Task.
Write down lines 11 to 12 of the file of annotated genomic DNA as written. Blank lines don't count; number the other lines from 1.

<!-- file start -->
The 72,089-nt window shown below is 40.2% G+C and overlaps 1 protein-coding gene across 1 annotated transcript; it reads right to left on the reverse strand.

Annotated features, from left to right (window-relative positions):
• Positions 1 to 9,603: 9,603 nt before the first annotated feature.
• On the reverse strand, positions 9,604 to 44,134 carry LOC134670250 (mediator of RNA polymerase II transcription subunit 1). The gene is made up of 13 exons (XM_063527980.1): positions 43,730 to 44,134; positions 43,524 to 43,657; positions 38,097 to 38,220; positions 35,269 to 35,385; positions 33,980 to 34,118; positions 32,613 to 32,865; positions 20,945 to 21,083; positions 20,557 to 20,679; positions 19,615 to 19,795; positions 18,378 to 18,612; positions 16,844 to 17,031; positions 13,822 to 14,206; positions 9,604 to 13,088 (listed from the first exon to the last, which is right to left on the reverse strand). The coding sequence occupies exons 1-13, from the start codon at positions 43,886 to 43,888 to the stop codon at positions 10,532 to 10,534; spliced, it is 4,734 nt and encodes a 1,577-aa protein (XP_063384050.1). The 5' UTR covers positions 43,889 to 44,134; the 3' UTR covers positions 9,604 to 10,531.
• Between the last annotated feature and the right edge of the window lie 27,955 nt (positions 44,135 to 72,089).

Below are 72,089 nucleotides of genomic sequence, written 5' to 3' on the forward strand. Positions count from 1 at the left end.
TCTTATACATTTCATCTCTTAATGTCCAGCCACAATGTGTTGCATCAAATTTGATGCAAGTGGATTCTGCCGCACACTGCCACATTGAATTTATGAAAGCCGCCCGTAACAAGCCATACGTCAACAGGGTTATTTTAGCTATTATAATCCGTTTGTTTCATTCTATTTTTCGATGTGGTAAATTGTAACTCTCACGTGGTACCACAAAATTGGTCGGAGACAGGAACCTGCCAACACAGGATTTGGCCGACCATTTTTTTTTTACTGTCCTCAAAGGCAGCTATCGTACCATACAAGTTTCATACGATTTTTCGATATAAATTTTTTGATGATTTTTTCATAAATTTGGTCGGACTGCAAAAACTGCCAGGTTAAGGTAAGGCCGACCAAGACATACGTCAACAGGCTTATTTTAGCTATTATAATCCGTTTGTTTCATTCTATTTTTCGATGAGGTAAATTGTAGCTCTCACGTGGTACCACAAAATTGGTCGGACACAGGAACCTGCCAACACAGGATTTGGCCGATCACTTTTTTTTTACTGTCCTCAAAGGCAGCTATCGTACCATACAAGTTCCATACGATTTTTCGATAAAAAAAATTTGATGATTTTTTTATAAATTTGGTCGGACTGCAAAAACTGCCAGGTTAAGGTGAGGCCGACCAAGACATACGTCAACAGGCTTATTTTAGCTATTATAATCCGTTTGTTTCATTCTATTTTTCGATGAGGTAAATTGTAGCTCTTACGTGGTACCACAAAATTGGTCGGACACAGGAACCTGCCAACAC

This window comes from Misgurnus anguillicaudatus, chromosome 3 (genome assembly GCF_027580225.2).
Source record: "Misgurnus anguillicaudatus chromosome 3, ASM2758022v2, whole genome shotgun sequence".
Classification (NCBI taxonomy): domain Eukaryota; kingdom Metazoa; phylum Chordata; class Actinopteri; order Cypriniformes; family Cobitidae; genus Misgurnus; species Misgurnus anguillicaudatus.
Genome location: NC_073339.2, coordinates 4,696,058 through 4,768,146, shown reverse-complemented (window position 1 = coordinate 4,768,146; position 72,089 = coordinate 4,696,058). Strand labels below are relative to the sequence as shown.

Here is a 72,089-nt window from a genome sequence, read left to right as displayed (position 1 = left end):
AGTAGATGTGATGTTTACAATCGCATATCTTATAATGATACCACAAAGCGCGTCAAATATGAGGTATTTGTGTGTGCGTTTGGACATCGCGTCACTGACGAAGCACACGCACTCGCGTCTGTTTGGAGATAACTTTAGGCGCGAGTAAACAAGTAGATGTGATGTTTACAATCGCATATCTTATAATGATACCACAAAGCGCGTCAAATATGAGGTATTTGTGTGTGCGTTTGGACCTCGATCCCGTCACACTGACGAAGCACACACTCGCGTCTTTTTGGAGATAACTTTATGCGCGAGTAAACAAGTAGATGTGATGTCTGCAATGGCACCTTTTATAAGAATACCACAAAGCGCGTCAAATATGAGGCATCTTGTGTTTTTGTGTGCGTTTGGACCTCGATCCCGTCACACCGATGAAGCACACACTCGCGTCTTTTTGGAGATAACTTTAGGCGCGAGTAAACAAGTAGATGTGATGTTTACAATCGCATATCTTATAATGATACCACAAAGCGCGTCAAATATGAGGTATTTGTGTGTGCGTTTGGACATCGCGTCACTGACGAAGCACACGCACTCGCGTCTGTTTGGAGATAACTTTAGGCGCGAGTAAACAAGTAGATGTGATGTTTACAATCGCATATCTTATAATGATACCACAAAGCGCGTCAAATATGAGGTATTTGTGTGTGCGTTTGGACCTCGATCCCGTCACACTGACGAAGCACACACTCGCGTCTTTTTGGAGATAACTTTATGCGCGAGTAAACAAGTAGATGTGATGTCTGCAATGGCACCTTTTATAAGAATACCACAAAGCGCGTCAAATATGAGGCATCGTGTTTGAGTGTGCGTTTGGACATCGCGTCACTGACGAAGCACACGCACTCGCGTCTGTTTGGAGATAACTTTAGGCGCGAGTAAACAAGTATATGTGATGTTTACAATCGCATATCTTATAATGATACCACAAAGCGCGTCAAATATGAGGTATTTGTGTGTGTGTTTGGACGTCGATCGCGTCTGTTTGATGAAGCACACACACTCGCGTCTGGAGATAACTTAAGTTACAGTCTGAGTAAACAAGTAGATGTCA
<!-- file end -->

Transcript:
Genome location: NC_073339.2, coordinates 4,696,058 through 4,768,146, shown reverse-complemented (window position 1 = coordinate 4,768,146; position 72,089 = coordinate 4,696,058). Strand labels below are relative to the sequence as shown.

Here is a 72,089-nt window from a genome sequence, read left to right as displayed (position 1 = left end):